Doubtful & delayed lithium extraction

Doubtful and delayed were adjectives murmured by delegates at the 15th Fastmarkets Lithium Supply and Battery Raw Materials conference in Henderson, Nevada, in June, rather than direct when referring to the direct lithium extraction (DLE) technologies touted as the means to deliver the lithium the world needs for lithium-ion batteries for electric vehicles and energy storage systems.

DLE is hailed as the future of lithium brine production due to several advantages over the traditional brine evaporation process. Lithium is recovered using beads, membranes or filters and is much quicker, taking hours rather than the months or years for traditional solar evaporation. DLE operations do not need vast evaporation ponds and would have a much smaller surface footprint, as well as delivering much higher recoveries of 80% compared with 40%. On paper at least.

The conference came a week after Australia’s Lake Resources tempered its decision to jump straight to a 50,000tpa development at its Kachi lithium brine project in Argentina. The developer said production at Kachi, using a Lilac Solutions technology, would see significant delays and cost much more to achieve. First production is now slated for 2030, a six-year delay from the original 2024 guidance.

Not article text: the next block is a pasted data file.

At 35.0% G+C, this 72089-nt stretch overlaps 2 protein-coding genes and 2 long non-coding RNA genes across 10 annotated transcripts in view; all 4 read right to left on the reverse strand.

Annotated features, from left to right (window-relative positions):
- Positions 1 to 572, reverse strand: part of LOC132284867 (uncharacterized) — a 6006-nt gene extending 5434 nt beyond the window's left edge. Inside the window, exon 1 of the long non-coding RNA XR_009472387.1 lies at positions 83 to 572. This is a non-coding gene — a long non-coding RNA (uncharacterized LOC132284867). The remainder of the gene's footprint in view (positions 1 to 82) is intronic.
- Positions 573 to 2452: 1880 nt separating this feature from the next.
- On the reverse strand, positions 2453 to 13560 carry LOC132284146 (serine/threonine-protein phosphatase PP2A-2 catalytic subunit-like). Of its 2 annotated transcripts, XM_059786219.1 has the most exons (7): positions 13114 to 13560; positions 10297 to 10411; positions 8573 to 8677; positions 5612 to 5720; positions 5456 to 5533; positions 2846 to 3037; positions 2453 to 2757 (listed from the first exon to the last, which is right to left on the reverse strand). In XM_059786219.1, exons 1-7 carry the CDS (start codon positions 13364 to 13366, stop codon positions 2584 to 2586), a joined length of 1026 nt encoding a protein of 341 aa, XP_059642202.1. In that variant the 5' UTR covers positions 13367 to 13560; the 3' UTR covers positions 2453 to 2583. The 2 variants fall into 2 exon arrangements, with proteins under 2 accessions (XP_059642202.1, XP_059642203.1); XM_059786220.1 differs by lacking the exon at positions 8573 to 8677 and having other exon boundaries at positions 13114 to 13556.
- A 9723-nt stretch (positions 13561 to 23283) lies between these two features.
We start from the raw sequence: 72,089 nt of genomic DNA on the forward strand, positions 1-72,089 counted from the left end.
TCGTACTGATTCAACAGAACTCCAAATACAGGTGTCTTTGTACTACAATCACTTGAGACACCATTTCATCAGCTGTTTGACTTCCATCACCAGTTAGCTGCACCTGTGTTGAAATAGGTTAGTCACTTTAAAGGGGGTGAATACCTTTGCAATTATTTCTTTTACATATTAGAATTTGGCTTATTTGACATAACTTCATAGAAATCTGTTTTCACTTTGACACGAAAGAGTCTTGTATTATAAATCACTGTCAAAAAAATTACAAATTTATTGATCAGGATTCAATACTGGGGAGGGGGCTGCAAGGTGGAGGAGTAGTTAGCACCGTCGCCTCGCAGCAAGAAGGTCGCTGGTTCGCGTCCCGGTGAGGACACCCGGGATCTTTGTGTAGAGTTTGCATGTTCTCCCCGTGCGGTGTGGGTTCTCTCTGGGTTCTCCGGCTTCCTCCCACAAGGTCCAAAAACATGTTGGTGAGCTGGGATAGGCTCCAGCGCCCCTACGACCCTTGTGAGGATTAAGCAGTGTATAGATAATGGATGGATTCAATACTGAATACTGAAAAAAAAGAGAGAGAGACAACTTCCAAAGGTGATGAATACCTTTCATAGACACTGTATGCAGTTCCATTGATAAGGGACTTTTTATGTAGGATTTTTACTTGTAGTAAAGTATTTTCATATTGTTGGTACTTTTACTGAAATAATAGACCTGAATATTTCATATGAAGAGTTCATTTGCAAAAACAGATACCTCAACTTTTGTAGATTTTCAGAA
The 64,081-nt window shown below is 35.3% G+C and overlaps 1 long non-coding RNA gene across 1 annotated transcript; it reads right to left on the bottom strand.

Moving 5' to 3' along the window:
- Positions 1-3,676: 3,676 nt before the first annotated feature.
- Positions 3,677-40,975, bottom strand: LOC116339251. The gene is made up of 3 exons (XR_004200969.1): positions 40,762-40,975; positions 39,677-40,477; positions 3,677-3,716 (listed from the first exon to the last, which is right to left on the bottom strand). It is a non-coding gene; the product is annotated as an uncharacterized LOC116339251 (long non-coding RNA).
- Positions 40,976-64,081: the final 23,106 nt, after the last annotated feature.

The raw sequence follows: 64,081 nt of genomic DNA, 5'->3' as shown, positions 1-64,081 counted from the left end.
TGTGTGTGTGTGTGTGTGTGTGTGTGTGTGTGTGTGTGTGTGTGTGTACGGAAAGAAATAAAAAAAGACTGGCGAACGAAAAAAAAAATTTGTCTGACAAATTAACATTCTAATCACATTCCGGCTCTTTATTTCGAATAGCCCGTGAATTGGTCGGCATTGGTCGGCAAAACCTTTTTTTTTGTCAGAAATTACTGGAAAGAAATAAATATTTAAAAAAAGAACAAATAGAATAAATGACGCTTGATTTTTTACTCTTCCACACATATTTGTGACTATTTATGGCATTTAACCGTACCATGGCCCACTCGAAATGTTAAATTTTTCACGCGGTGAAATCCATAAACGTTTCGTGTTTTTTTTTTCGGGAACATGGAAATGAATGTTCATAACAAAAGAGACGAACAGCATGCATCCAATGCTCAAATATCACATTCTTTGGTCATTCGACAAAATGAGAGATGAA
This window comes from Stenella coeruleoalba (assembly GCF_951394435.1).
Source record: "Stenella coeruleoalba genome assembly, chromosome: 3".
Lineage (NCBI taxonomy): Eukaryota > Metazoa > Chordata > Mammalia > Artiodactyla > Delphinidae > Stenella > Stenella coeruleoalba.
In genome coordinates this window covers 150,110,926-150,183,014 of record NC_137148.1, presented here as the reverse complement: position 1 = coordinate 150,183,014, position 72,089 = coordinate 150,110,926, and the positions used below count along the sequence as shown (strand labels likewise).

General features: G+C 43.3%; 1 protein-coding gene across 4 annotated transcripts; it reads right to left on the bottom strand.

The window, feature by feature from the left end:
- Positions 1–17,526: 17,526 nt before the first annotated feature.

Around the conference, the chatter was that operating costs would be much higher than project promoters state, no matter the DLE route taken. The principal of a leading engineering firm told Skarn Bulletin that project developments will take longer and cost more because of the impossibility of standardising the equipment. “There is a reason DLE has not been commercially proven yet. You have to create a bespoke solution for each deposit,” they said.

“You have to install a lot of columns to extract the lithium, which increases the capex and means developers are looking at second quartile operating costs rather than the first quartile many claim,” an industry analyst told Skarn Bulletin.

Cristobal Garcia-Huidobro, Chief Executive of Lithium Power International, which has a project on the Maricunga salar in Chile, identified some of the DLE challenges. “DLE uses three times more water, has higher energy usage, and reinjection [of the spent brines] will affect the neighbours’ resources due to fractionated ownership of the salar, which needs regulations to regulate,” he said.

The scepticism around DLE saw many delegates roll their eyes about the announcement that Chinese battery giant CATL, which has no DLE experience, is to invest US$1.4 billion to help develop Bolivia's lithium brine resources, which have very high levels of impurities such as magnesium and sulphate. Bolivia’s President, Luis Arce, said the idea is to build two 25,000tpa lithium plants to extract minerals from the Uyuni and Oruro salt flats.